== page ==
Djokovic rallied for 2-2 but Nadal broke again for 3-2 and served for the match at 5-4, advancing to double match point at 40-15. Djokovic saved the first with a superb forehand return of serve leading eventually to a forehand winner; he wiped away the second when Nadal missed on a difficult forehand down the line winner attempt. Djokovic took the next point and then had a break point for 5-5. Nadal saved it with a gorgeous backhand down the line drop shot, keeping the ball so low that Djokovic could not dig it out and lift it over the net. Nadal finished it off confidently from there. His performance was exemplary; Djokovic's was desultory. But the Serbian gave a typically dignified press conference, lauding Nadal for being the better player, offering no excuses for his own showing. As usual, Djokovic displayed sportsmanship of the highest order with his response to a defeat; one of these days, perhaps soon, critics will applaud the Serbian for the way he consistently handles tough losses.
Thiem, meanwhile, was victorious in the match of the week over Grigor Dimitrov. They met in the round of 16, and Thiem was astonishing under pressure. He trailed 3-6 (triple match point) in the final set tie-break but a first serve to the forehand in the ad court was too good and a deep approach set up a forehand volley winner. Now Dimitrov served at 6-5, with a chance on his third match point to end it all. He missed a down the line forehand from a deep position, unwisely going for an against the odds winner. Dimitrov advanced to 7-6 and a fourth match point, but Thiem took that one away with one swing of the racket, releasing an unstoppable first serve out wide to the backhand.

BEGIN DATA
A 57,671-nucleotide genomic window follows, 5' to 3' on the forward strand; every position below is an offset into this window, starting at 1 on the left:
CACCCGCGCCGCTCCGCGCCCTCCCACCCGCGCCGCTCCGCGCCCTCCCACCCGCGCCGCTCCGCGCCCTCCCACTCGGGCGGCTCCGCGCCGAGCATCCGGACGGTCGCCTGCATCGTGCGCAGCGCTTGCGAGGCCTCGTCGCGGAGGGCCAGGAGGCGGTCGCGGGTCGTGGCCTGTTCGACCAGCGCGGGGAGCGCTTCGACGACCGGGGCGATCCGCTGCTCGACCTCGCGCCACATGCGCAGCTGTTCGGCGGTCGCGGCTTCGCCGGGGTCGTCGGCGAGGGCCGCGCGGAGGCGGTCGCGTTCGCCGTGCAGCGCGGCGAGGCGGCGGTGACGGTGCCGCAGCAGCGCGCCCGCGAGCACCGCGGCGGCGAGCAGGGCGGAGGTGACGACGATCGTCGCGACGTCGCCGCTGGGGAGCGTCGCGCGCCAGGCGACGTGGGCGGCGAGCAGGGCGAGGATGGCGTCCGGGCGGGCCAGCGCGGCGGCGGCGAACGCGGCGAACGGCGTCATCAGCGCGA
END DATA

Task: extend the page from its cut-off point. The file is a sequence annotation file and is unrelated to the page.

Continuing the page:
Thiem moved to 8-7 and his first match point but Dimitrov forced the Austrian into an error off the forehand and then took the next point. Dimitrov was at match point for the fifth time. His return was deep enough to back Thiem up, but somehow the Austrian unleashed an astonishing inside in forehand winner. He came through at last from there to win 4-6, 6-4, 7-6 (9). After that stunning escape, Thiem won in straight sets over Borna Coric and Pablo Cuevas. Coric had upended top seeded Andy Murray 6-3, 6-3 in the round of 16. Murray never looked like winning that match. He is as out of sorts right now as Djokovic as they head to Rome for a final tournament appearance prior to Roland Garros.
Nadal, or course, will be the man to beat at Roland Garros, no matter what happens this week in Rome. I have not seen him play at this sustained high level since he won those three tournaments in a row back in the summer of 2013. He is reinvigorated. He is unrelenting. His backhand may well be better than ever. His capacity to flatten that stroke out, drive it deep crosscourt and send it down the line with accuracy is a sight to behold. His serve is more productive at the moment than perhaps it has ever been because of his variety of locations and his propensity to move it around skillfully in both boxes. And his forehand has more work on it than we have witnessed for many years; his depth is consistently better off that side than it has been in a long while. Moreover, his propensity to defend with uncanny regularity against big hitters like Thiem is mind boggling. In Madrid, it was almost impossible to drive a ball out of the Spaniard's reach on his forehand side.
Rafael Nadal is a man less than three weeks away from turning 31, playing a brand of tennis that reflects both his experience and his revitalization, enjoying what he is doing immensely. Will anyone prevent this singularly appealing Spaniard from collecting a tenth French Open and 15th Grand Slam tournament singles title in June? I think not.